Kia’s List for Life
We love the website List
The website features vox pop advice about money issues, work/life balance and play, as well as small bios and general pointers from exciting people.
This month they feature an interview with Kia, where she discusses why and how she got to be a London interior designer, the challenges faced along the way and offers advice for any budding young designers out there who are thinking of branching out on their own. You can read the whole interview here.
We thought we’d put together our own list of 5 things you need to know about interior design as a profession:
- You need to be a people person
All the marketing in the world will only get you as far as the client meeting. When someone hires an interior designer, they are really buying into you, so if you can’t sell yourself and connect with potentials clients, you won’t have any. A successful designer is, after all, a people pleaser. You also end up having to be a bit of a mind reader and marriage councillor along the way. You’ll also have to be very good with words and managing people’s expectations, as no matter how many 3D redesigns you produce, you are effectively selling an abstract product and if it isn’t what they are expecting, you’ll need to marry the reality with the dream.
2. It’s not all fabric and fun
The lovely creative design part of the business is probably around 10% of the workload. You’ll need to devote lots of your time to keeping up to date on the latest building regulations, new products and technological advances hitting the market (we’re not talking shiny new vases, we’re talking industrial grades of plaster) home ergonomic reports, eco-friendly developments, on-site practices and insurance procedures. And then there is the paperwork involved with running a project – filing invoices, ordering and specifying products, billing the client, storing the goods and co-ordinating other contractors. Then there is the running of the business, endless data entry relating to receipts, payroll and VAT returns, updating social media, keeping the website and marketing up-to-date, engaging with the press and handling PR, to name but a few.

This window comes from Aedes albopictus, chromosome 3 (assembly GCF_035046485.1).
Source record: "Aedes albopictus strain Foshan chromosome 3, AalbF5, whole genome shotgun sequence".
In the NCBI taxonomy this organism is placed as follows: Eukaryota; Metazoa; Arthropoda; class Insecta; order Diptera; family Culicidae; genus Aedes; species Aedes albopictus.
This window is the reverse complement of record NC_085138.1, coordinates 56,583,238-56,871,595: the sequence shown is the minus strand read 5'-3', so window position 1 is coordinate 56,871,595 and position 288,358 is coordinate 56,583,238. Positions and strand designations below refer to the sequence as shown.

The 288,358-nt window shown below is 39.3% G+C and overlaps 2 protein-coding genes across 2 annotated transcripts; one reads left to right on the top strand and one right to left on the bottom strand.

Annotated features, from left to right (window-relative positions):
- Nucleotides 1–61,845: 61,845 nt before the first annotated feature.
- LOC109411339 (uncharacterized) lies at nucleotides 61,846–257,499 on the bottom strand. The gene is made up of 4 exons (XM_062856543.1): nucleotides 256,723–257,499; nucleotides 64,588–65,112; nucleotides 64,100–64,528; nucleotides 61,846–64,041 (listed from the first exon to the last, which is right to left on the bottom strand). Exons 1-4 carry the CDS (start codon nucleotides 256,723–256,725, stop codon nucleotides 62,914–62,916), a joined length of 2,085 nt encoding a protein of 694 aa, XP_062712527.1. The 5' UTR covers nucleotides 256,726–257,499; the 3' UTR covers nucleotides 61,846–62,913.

3. There is no room for your ego
The sad truth is unless you do a Kelly Hoppen and go all out designing your own home (the multi-millionaire partner helps) you may never get to fully design anything for yourself. You will have to swallow any pride and realise it’s the client’s taste, not yours, that counts. So your portfolio might end up filled with projects you aren’t completely happy with, and you’ll be irritated at things when you look back at every photo, but you don’t have to live in the property, they do, and it’s important they get exactly what they want (even if it is a lime green, furry toilet lid.) You also have to really appreciate that other people will live differently to you, and just because you can’t stand drawer fridges and think they are really impractical and break often, doesn’t mean the client feels the same way.
4. You need to be super organised
Your job could be described as ‘organising for the house to be made more attractive and functional’ with an emphasis on ‘organising’. You are juggling many, many balls when undertaking a project, and especially when it comes to bringing in other contractors and co-ordinating deliveries on site. Furniture lead times all vary, and companies can be fairly sluggish, so you’ll need to be chasing up items, sometimes for up to 4 months. You’ll also need to have an impeccable record of what you have ordered to check against the item, incase something has gone wrong in the manufacturing process. Get ready to make a lot of lists…
5. You actually have to be good at it
Sounds obvious, but having a natural flair for putting together fabrics and textures really can’t be taught. Just because you love doing it does’t mean you’ll create suitable schemes for your clients. You’ll need to have an innate flair for colour matching, spacial awareness and architectural styles and heritage. Your service should be adding value to their home, so you’ll need to be sympathetic to existing architecture. Remember, there is a massive difference between designers and decorators.